Although one hat is not more important than another, the Editor’s hat has a vital role unlike the others: while wearing this hat (which will be done more often than the others), you are the arbitrator, business-like and unyielding when it comes to the specific goal—improving your story and your prose. During the edit phase, you will snuff out the fire of the Creator, dislodge the contentment of the Reader, and thereby shatter dreams, tear down walls and fashion them into something more to the Editor’s narrow liking. James Scott Bell, in his valuable book, Revision and Self-Editing, says to “write hot, edit cool.” The Editor’s Hat thrives on revision—The Smoldering Stage.

I realized the importance and uniqueness of the Editor’s Hat during a previous revision session of The Returning, and also became aware that I had not been very good at that particular function. I decided to take the next week and wear the single hat. Freshly printed copy in front of me, mechanical pencil held like a sword, I attacked the manuscript with a new fervor.

I sliced away adverbs and adjectives that now held no value to my new critical approach, ripped at phraseology I once thought clever or inventive, slashed at weak verbs and lazy parenthetical phrases. Heated with a new resolve to have the manuscript “read” better, faster and more succinct, I spent the next week extracting anything I felt was of no consequence.

My 136,000 word novel pared down to 125,000—11,000 words eliminated, but more than that, I learned an invaluable lesson: Brutality.

(A Side Note: I did not lose those clever little phrases or weak analogies, though, but saved them on a “removed from novel” document. Who knows, maybe I’ll be able to give them new life and find a use for them in future writings)

There must be honesty when wearing the Editor’s hat, and one cannot flinch from dismantling a scene to make it better or pulling a particular phrase you have fallen in love with. You cannot afford to be a star-crossed lover, though your Creator will assure you that the clever little things should be kept because they are so good. “Nonsense, if it does not benefit the story, its use is deemed pointless, and worse than that, offensive,” the Editor says.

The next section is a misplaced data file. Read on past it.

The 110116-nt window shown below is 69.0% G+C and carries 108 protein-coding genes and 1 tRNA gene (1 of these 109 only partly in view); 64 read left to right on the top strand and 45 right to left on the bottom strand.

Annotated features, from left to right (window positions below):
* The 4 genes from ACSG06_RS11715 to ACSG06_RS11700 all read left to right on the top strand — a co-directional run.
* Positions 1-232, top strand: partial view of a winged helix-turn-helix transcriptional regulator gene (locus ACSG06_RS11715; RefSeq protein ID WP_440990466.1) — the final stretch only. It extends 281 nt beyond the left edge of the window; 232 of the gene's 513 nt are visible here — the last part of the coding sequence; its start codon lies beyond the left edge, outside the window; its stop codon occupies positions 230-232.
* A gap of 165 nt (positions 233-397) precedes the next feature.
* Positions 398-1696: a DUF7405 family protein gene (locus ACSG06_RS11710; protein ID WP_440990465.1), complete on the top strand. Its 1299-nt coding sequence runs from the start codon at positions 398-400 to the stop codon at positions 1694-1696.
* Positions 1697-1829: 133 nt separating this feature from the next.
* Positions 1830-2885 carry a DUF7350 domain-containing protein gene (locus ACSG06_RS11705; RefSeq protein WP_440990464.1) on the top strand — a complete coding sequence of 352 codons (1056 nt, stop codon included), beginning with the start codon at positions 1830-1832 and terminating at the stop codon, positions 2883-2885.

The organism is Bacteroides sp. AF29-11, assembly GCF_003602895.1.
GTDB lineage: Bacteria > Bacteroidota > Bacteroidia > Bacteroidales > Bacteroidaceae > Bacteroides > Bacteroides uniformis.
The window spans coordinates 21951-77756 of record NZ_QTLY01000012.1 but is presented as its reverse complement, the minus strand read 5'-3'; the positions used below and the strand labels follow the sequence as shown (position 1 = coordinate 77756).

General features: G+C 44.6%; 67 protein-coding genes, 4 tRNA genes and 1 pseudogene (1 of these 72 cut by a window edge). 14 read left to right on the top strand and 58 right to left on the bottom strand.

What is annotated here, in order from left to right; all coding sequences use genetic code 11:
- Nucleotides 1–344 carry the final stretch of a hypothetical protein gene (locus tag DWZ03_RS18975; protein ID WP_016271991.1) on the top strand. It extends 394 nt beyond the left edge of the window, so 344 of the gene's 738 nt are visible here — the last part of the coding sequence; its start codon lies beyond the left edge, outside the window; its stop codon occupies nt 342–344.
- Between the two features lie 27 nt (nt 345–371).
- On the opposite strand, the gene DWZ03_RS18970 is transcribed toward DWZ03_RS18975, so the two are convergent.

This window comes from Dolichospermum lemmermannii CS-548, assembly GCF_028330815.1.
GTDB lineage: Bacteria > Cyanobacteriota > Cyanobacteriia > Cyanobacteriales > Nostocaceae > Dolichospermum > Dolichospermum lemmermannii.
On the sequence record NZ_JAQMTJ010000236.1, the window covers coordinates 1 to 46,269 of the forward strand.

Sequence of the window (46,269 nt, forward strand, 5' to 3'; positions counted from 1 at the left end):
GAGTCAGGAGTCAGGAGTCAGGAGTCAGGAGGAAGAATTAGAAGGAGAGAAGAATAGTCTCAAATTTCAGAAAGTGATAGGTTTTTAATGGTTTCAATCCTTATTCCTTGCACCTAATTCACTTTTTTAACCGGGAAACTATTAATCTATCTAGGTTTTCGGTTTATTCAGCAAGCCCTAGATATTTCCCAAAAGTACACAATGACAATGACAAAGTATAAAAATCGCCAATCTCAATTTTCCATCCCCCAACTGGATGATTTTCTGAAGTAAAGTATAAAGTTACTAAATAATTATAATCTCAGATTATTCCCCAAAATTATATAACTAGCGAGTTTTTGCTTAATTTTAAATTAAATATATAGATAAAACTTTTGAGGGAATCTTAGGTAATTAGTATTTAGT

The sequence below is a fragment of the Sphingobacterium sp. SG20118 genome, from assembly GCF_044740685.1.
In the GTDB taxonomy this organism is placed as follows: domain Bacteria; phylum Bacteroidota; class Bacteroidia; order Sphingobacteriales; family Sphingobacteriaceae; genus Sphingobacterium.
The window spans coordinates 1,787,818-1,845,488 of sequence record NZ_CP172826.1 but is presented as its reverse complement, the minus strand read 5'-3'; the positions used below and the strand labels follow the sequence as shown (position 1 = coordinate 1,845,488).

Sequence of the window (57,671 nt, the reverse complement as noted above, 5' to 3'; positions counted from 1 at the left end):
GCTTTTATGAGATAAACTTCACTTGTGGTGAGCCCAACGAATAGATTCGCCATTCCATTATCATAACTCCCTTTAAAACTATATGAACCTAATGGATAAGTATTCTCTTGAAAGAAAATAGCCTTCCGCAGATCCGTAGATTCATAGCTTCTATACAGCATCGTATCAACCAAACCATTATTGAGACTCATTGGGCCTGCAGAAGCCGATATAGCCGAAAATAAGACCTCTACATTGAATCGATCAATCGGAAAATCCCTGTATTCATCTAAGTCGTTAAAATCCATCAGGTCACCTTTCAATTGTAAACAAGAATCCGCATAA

The Editor’s world is revision, wielding his scepter with the will of any ruler. The editor is the one who has final say, the one who knows better, but like any ruler, has the ability to be fair or cruel. At different times during revision, you may have to be both. While wearing the Editor hat, you will make mistakes, no doubt, but afford yourself that. In time, you will be rewarded by improved skills.

I wear the Editor’s Hat many times during the polishing process. First time through, I look at the general tone and flow of the work, like being in an airplane looking down on the entirety of what I have written, ie., my story world. I check for inconsistencies in the plot, scene order, transitions, and character arc.

Second time through I concentrate on the character arc, because without strong characters that change, the story will be dull. In The Returning, I use multiple viewpoints (4) with most attention given to my protagonist, Syjer, but the other three personages are important ingredients in the overall story-line. James Scott Bell suggests reading the work and marking all character attributes and attitudes (both their own and the way others perceive them) with a colored highlighter. When completed, read only the highlighted areas—each go-through for a different character—to make sure each character experiences change (internal and external) from beginning to end. There is nothing more boring to a reader than a character who is the same at the beginning as at the end.